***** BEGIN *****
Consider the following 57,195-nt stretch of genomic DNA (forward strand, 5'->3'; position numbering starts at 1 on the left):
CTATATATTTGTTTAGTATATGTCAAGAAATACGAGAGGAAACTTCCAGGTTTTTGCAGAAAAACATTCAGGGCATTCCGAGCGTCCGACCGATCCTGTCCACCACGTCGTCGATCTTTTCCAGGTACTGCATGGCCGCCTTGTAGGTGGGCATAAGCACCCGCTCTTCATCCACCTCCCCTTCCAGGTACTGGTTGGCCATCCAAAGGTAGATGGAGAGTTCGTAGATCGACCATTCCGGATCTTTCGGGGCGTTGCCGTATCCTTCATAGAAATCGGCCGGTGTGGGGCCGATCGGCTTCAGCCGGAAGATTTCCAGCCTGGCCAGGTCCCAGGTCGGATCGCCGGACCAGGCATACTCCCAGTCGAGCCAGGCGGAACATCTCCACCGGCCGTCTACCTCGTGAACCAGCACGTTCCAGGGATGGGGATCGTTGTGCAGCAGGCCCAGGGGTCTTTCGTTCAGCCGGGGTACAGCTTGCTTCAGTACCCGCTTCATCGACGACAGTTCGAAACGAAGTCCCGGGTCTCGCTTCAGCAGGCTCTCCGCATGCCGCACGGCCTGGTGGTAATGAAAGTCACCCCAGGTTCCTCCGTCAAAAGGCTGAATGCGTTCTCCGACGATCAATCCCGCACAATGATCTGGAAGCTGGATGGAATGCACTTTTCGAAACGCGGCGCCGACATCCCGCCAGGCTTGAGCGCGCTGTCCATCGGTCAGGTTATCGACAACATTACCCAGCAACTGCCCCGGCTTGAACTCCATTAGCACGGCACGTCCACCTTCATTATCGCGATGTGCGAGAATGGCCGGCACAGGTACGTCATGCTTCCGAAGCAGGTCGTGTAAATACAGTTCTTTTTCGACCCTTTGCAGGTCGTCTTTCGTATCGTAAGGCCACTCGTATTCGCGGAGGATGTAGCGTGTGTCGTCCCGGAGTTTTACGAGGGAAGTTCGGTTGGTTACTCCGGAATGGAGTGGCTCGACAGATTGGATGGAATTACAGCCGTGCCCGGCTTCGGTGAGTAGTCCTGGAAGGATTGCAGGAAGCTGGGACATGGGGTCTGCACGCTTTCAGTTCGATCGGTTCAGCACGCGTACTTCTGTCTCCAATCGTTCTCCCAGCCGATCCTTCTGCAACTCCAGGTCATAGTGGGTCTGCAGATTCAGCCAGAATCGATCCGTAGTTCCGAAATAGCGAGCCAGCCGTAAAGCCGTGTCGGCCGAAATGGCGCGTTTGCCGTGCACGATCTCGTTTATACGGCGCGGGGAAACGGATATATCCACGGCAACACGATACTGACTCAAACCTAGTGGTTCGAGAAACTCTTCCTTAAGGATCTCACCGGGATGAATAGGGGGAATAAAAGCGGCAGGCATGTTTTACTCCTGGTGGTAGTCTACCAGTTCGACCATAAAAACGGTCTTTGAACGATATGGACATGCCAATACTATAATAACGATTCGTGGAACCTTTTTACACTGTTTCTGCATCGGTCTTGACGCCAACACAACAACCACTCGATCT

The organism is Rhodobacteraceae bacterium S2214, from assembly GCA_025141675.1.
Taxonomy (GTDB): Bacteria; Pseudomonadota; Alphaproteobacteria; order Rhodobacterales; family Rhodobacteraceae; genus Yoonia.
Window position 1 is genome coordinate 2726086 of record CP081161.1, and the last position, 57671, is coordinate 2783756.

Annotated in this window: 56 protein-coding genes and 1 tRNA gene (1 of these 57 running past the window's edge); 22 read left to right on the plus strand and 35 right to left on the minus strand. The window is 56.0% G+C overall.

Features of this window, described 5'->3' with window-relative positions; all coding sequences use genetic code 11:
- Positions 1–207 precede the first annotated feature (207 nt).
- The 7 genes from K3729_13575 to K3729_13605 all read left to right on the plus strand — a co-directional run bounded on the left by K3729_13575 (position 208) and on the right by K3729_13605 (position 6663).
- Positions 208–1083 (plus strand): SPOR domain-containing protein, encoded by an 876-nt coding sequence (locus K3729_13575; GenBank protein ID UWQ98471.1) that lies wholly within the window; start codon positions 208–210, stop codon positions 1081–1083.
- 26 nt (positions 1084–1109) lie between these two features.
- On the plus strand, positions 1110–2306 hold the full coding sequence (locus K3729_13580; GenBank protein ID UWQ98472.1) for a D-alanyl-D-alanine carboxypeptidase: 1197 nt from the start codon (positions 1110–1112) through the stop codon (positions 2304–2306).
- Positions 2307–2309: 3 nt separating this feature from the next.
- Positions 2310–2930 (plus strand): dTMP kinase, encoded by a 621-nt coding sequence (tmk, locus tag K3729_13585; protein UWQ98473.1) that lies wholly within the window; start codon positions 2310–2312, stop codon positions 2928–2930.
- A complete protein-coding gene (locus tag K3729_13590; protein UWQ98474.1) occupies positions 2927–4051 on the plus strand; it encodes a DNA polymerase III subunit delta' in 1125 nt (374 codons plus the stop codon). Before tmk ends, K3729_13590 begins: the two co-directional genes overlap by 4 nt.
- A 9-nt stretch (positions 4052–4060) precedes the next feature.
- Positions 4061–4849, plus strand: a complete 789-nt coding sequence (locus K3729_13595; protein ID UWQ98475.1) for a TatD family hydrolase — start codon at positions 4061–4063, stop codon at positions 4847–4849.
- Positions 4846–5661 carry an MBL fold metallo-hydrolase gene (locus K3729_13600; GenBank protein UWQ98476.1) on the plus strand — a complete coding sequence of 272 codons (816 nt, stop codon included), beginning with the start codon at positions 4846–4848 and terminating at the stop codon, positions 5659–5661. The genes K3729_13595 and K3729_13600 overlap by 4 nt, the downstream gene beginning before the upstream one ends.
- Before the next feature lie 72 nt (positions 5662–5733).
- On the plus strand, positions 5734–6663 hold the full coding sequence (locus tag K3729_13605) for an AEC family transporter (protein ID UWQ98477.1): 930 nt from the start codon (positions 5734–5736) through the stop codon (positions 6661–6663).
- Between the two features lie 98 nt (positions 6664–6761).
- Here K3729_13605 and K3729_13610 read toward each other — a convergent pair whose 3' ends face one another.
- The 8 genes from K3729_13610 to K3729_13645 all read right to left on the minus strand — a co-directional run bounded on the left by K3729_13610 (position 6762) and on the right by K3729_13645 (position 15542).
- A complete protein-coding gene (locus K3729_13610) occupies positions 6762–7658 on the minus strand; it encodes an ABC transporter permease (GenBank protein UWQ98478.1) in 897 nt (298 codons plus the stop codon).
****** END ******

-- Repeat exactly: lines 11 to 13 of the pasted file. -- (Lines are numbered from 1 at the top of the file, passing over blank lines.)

- 26 nt (positions 1084–1109) lie between these two features.
- On the plus strand, positions 1110–2306 hold the full coding sequence (locus K3729_13580; GenBank protein ID UWQ98472.1) for a D-alanyl-D-alanine carboxypeptidase: 1197 nt from the start codon (positions 1110–1112) through the stop codon (positions 2304–2306).
- Positions 2307–2309: 3 nt separating this feature from the next.